Rough Night (2017)
Cast: Scarlett Johansson, Kate McKinnon, Zoe Kravitz, Jillian Bell, and Ilana Glazer
Director: Lucia Aniello
By: Myri Nieves
Comedy is a hard genre to pull off and in a market dominated by men; it’s always refreshing to see a group of women come together to try and tickle the funny bone. Coming from films like National Lampoon’s Animal House, and The Hangover, we’ve been presented films of men behaving badly and the wacky consequences that come of it. Not many come to mind when people ask of comedies of the same nature but fronted by women, up until now. Enter Rough Night, a film about five ladies who reunite after three years of not seeing each other for a bachelorette weekend in Miami. This goes horribly wrong when one of them accidentally kills the stripper and mayhem ensues.
Scarlett Johansson plays Jess, an uptight politician trying to make real change in the world and is so obsessed with her job and fiancé that she barely has time for anything else. Enter Alice (Jillian Bell), her college best friend who has planned an entire bachelorette weekend for Jess, Blaire (Zoë Kravitz), Frankie (Ilana Glazer), and herself. Unbeknownst to Alice, Jess has invited Pippa (Kate McKinnon), a friend she met while on the Australian exchange program, which creates some friction as Alice feels threatened by Pippa in her friendship with Jess. As they reunite in Miami and start having the night of their lives, they retreat to their vacation home where a stripper comes in and Alice accidentally kills him when she jumps on him and he falls back. The girls all must confront not just the disaster in front of them but also repressed feelings about each other.
I’ve seen this comedy widely compared to something like The Hangover or even the second part of the previously mentioned. The thing about The Hangover is that it flows quite naturally within the chaos and the script is so richly hilarious that it helps the actors compliment an already humorous occurrence. This is not the case with Rough Night which does not have the same natural flow and almost feels forced sometimes, like it really wants you to laugh and support this wacky and zany adventure and you’re left feeling bored and wondering when they’ll get caught so it can be over with. McKinnon is the real powerhouse of the bunch, delivering a hilarious performance as the Australian Pippa, which isn’t much of a surprise to anybody as McKinnon is naturally hysterical. Though her accent is a bit over accentuated and she’s overused as the token funny person, at this point, she still delivers a great performance.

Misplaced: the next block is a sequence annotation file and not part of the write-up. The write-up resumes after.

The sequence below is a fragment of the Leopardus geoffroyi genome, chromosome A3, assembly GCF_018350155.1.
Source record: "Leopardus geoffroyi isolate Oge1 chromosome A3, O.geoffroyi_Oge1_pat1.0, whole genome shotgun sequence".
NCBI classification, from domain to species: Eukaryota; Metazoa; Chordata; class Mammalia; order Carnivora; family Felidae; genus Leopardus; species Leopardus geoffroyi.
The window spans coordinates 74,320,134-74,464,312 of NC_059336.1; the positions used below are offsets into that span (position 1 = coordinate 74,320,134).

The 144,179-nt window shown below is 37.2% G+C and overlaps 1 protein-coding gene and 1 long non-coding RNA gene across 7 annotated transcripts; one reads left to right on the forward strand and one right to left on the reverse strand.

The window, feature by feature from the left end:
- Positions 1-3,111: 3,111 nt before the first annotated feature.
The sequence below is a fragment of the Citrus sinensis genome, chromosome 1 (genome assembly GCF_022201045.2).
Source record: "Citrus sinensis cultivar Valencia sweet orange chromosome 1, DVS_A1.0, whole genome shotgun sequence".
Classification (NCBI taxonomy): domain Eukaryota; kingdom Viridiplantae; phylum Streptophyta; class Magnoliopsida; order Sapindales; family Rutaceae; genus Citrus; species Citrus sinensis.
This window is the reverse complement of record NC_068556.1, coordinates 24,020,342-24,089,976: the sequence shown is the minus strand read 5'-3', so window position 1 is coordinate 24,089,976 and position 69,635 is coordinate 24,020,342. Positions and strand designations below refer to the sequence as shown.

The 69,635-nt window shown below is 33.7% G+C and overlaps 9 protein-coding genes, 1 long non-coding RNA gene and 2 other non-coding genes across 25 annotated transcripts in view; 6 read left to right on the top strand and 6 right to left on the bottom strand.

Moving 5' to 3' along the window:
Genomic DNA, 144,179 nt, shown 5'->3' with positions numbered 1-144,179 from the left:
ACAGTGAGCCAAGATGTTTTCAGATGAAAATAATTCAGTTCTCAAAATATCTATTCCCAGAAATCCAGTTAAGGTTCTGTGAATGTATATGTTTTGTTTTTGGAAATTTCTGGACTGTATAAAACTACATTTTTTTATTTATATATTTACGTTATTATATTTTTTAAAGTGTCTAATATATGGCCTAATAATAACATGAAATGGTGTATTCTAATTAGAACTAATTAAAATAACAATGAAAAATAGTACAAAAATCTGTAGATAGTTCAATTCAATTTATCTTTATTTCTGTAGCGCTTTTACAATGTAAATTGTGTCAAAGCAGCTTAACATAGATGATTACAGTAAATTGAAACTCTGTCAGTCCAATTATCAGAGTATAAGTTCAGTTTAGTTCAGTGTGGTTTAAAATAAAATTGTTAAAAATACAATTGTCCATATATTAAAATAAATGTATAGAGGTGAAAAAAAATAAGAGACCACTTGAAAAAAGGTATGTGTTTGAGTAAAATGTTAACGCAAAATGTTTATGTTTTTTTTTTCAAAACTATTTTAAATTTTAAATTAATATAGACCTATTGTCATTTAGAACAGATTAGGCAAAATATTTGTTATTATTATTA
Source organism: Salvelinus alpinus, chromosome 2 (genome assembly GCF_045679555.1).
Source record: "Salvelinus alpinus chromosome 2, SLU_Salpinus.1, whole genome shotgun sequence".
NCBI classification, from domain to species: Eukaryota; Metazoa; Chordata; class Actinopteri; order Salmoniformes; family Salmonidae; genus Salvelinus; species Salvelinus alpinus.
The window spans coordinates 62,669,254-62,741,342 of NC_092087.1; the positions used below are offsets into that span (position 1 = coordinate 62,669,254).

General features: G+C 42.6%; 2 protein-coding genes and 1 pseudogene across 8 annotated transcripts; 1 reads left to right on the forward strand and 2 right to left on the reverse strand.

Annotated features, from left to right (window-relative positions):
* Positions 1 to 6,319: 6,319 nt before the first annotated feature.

As the movie continues on it becomes clearer that the real message between murder and drugs is the bonds previously formed by the girls. In a shock to no one, Alice is played as the lonely, desperate, and an overly horny chubby girl who delivers the laughs because she’s ‘that’ girl. It isn’t outside of the norm for Hollywood to take a bigger built woman/man and have them as the token idiot or patsy or pathetic friend that needs the hotter friend to help them out and I was disappointed that this is the route they went with Alice. In a film with empowering women, you’d want them all to be built strongly and not have someone be a silly scapegoat, especially just by how they look. However, I was pleasantly surprised at the bisexuality that played out between Frankie and Blaire, which I thought was well developed within the time frame of the film.
One of the main problems in the film is that the men – mainly Jess’s fiancé Peter (Paul W. Downs) – take on hilarious parts away from the girls and onto them, bringing on more laughs than even the main cast. It wasn’t that the main cast didn’t bring humor, but I expected more from the writers of Broad City and I do believe the cast did the best it could with the material it was given. The offensive was either dull or overplayed and clichés plagued the entire story with some laughable parts here and there. Overall, it was the comedy we needed that didn’t quite deliver, but it was a decent start for more comedies with a cast of women to come forward. Let’s hope the next one doesn’t involve painful dialogue due to a poor script.
Official Fearless Rating: ✰✰ 1/2